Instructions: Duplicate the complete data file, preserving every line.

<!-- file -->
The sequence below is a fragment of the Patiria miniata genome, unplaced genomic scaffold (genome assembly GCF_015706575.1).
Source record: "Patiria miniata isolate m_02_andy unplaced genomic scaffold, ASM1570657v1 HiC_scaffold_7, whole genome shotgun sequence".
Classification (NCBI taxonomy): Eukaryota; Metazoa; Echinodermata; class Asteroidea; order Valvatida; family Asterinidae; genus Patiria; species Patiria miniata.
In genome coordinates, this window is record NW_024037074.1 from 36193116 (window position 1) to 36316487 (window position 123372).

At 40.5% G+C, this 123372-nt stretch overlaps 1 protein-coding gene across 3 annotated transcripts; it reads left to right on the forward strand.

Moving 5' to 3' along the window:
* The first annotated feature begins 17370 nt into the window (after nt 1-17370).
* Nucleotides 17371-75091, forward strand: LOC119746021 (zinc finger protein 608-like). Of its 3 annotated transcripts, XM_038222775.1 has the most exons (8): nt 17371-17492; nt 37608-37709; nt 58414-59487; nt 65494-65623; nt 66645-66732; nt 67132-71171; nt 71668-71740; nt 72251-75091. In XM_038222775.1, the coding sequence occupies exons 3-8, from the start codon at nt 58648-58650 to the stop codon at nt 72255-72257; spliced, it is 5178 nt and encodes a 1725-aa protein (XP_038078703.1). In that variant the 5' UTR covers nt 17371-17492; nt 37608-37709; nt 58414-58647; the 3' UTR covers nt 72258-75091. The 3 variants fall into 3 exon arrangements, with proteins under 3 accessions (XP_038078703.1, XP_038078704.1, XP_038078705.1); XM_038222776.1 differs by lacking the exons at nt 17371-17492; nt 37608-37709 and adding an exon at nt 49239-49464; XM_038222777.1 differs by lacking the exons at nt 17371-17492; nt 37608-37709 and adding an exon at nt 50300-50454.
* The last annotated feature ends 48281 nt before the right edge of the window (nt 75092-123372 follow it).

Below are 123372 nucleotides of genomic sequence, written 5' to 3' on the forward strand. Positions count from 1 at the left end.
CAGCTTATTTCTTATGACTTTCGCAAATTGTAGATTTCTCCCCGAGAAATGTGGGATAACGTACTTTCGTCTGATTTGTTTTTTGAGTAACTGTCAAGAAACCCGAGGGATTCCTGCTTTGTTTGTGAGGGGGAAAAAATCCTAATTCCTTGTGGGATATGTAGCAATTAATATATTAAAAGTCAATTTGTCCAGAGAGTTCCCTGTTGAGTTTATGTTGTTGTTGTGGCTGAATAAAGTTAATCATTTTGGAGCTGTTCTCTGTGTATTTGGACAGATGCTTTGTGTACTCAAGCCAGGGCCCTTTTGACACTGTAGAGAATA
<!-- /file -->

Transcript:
The sequence below is a fragment of the Patiria miniata genome, unplaced genomic scaffold (genome assembly GCF_015706575.1).
Source record: "Patiria miniata isolate m_02_andy unplaced genomic scaffold, ASM1570657v1 HiC_scaffold_7, whole genome shotgun sequence".
Classification (NCBI taxonomy): Eukaryota; Metazoa; Echinodermata; class Asteroidea; order Valvatida; family Asterinidae; genus Patiria; species Patiria miniata.
In genome coordinates, this window is record NW_024037074.1 from 36193116 (window position 1) to 36316487 (window position 123372).

At 40.5% G+C, this 123372-nt stretch overlaps 1 protein-coding gene across 3 annotated transcripts; it reads left to right on the forward strand.

Moving 5' to 3' along the window:
* The first annotated feature begins 17370 nt into the window (after nt 1-17370).
* Nucleotides 17371-75091, forward strand: LOC119746021 (zinc finger protein 608-like). Of its 3 annotated transcripts, XM_038222775.1 has the most exons (8): nt 17371-17492; nt 37608-37709; nt 58414-59487; nt 65494-65623; nt 66645-66732; nt 67132-71171; nt 71668-71740; nt 72251-75091. In XM_038222775.1, the coding sequence occupies exons 3-8, from the start codon at nt 58648-58650 to the stop codon at nt 72255-72257; spliced, it is 5178 nt and encodes a 1725-aa protein (XP_038078703.1). In that variant the 5' UTR covers nt 17371-17492; nt 37608-37709; nt 58414-58647; the 3' UTR covers nt 72258-75091. The 3 variants fall into 3 exon arrangements, with proteins under 3 accessions (XP_038078703.1, XP_038078704.1, XP_038078705.1); XM_038222776.1 differs by lacking the exons at nt 17371-17492; nt 37608-37709 and adding an exon at nt 49239-49464; XM_038222777.1 differs by lacking the exons at nt 17371-17492; nt 37608-37709 and adding an exon at nt 50300-50454.
* The last annotated feature ends 48281 nt before the right edge of the window (nt 75092-123372 follow it).

Below are 123372 nucleotides of genomic sequence, written 5' to 3' on the forward strand. Positions count from 1 at the left end.
CAGCTTATTTCTTATGACTTTCGCAAATTGTAGATTTCTCCCCGAGAAATGTGGGATAACGTACTTTCGTCTGATTTGTTTTTTGAGTAACTGTCAAGAAACCCGAGGGATTCCTGCTTTGTTTGTGAGGGGGAAAAAATCCTAATTCCTTGTGGGATATGTAGCAATTAATATATTAAAAGTCAATTTGTCCAGAGAGTTCCCTGTTGAGTTTATGTTGTTGTTGTGGCTGAATAAAGTTAATCATTTTGGAGCTGTTCTCTGTGTATTTGGACAGATGCTTTGTGTACTCAAGCCAGGGCCCTTTTGACACTGTAGAGAATA